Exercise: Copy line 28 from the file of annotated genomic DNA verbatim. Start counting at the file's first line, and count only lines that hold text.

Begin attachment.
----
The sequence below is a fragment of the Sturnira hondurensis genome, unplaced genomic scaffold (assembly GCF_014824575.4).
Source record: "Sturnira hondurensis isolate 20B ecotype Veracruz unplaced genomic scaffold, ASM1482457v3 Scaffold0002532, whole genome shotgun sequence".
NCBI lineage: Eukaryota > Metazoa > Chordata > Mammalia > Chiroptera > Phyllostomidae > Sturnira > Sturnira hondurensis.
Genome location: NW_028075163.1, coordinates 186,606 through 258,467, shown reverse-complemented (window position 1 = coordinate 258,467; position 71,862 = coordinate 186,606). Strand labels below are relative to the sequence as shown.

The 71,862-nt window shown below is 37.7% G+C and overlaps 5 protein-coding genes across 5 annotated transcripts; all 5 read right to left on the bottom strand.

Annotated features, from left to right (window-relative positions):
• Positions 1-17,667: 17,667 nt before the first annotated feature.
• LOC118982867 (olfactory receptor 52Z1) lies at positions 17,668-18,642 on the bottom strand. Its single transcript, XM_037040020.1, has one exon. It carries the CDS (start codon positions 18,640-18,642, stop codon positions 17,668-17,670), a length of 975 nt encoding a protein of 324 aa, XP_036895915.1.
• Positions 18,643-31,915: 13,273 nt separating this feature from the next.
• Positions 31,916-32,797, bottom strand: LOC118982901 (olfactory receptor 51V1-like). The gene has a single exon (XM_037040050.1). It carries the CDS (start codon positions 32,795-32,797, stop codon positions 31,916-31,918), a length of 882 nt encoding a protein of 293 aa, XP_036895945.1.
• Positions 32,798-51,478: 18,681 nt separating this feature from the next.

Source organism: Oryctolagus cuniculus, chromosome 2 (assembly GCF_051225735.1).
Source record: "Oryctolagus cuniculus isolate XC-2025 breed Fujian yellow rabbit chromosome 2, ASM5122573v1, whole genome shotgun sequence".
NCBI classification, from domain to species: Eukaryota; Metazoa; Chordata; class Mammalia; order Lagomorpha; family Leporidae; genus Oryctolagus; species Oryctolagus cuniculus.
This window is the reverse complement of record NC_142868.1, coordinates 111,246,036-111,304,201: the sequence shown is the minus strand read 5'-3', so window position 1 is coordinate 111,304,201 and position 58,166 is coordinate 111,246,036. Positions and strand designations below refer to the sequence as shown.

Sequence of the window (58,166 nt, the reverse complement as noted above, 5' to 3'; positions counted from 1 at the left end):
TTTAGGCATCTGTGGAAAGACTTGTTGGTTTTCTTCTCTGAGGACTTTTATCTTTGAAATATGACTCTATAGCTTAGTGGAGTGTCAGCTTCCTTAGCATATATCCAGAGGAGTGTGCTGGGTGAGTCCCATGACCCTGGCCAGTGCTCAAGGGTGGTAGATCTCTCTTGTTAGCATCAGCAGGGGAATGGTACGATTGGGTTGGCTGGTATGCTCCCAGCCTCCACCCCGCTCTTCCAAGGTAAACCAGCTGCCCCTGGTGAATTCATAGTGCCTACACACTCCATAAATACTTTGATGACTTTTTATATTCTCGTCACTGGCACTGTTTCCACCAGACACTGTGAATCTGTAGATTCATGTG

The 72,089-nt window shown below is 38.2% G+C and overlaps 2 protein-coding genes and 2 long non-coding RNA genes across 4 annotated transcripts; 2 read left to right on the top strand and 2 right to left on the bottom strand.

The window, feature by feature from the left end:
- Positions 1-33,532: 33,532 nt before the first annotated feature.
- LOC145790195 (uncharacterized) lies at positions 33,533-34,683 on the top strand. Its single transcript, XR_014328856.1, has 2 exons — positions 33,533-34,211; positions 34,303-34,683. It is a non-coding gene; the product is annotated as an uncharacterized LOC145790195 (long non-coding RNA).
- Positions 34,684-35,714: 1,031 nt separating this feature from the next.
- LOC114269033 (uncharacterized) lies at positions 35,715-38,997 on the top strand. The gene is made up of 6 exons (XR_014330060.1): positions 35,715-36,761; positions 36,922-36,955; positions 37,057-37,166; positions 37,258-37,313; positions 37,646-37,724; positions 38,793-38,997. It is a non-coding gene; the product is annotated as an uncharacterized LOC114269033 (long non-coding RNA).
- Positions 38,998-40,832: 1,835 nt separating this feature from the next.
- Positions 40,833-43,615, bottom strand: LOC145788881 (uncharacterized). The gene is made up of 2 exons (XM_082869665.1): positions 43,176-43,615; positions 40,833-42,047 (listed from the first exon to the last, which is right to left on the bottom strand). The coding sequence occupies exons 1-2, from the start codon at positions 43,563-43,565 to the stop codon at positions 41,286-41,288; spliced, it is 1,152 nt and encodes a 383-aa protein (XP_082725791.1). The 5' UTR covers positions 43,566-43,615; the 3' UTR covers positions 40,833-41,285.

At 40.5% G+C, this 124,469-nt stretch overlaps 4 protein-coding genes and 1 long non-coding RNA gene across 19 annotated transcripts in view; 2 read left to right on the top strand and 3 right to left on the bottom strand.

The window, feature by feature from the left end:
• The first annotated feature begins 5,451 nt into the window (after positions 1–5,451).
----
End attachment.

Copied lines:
• The first annotated feature begins 5,451 nt into the window (after positions 1–5,451).